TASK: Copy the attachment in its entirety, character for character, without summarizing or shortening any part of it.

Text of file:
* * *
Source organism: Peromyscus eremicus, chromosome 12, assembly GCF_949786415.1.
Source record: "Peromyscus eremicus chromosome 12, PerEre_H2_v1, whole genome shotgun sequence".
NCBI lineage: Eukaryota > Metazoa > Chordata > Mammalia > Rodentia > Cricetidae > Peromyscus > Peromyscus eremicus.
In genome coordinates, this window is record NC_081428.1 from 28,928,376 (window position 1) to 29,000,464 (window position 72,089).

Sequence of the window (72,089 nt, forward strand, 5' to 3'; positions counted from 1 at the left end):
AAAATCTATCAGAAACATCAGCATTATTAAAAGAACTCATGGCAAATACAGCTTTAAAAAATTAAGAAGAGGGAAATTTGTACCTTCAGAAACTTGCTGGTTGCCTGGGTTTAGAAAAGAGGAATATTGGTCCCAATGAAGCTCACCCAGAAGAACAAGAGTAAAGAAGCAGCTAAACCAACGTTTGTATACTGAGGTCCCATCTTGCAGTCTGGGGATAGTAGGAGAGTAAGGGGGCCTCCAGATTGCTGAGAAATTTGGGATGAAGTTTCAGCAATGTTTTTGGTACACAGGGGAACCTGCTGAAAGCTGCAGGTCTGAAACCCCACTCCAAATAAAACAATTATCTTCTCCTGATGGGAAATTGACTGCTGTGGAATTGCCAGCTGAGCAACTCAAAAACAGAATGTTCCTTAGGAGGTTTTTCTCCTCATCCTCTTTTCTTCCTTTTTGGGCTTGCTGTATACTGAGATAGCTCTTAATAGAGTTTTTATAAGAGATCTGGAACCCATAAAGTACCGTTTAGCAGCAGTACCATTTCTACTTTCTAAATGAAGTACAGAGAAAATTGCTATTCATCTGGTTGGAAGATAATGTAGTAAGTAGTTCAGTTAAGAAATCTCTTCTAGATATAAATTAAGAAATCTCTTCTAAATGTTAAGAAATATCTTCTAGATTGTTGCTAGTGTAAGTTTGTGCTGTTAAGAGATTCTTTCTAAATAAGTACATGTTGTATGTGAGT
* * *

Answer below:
Source organism: Peromyscus eremicus, chromosome 12, assembly GCF_949786415.1.
Source record: "Peromyscus eremicus chromosome 12, PerEre_H2_v1, whole genome shotgun sequence".
NCBI lineage: Eukaryota > Metazoa > Chordata > Mammalia > Rodentia > Cricetidae > Peromyscus > Peromyscus eremicus.
In genome coordinates, this window is record NC_081428.1 from 28,928,376 (window position 1) to 29,000,464 (window position 72,089).

Sequence of the window (72,089 nt, forward strand, 5' to 3'; positions counted from 1 at the left end):
AAAATCTATCAGAAACATCAGCATTATTAAAAGAACTCATGGCAAATACAGCTTTAAAAAATTAAGAAGAGGGAAATTTGTACCTTCAGAAACTTGCTGGTTGCCTGGGTTTAGAAAAGAGGAATATTGGTCCCAATGAAGCTCACCCAGAAGAACAAGAGTAAAGAAGCAGCTAAACCAACGTTTGTATACTGAGGTCCCATCTTGCAGTCTGGGGATAGTAGGAGAGTAAGGGGGCCTCCAGATTGCTGAGAAATTTGGGATGAAGTTTCAGCAATGTTTTTGGTACACAGGGGAACCTGCTGAAAGCTGCAGGTCTGAAACCCCACTCCAAATAAAACAATTATCTTCTCCTGATGGGAAATTGACTGCTGTGGAATTGCCAGCTGAGCAACTCAAAAACAGAATGTTCCTTAGGAGGTTTTTCTCCTCATCCTCTTTTCTTCCTTTTTGGGCTTGCTGTATACTGAGATAGCTCTTAATAGAGTTTTTATAAGAGATCTGGAACCCATAAAGTACCGTTTAGCAGCAGTACCATTTCTACTTTCTAAATGAAGTACAGAGAAAATTGCTATTCATCTGGTTGGAAGATAATGTAGTAAGTAGTTCAGTTAAGAAATCTCTTCTAGATATAAATTAAGAAATCTCTTCTAAATGTTAAGAAATATCTTCTAGATTGTTGCTAGTGTAAGTTTGTGCTGTTAAGAGATTCTTTCTAAATAAGTACATGTTGTATGTGAGT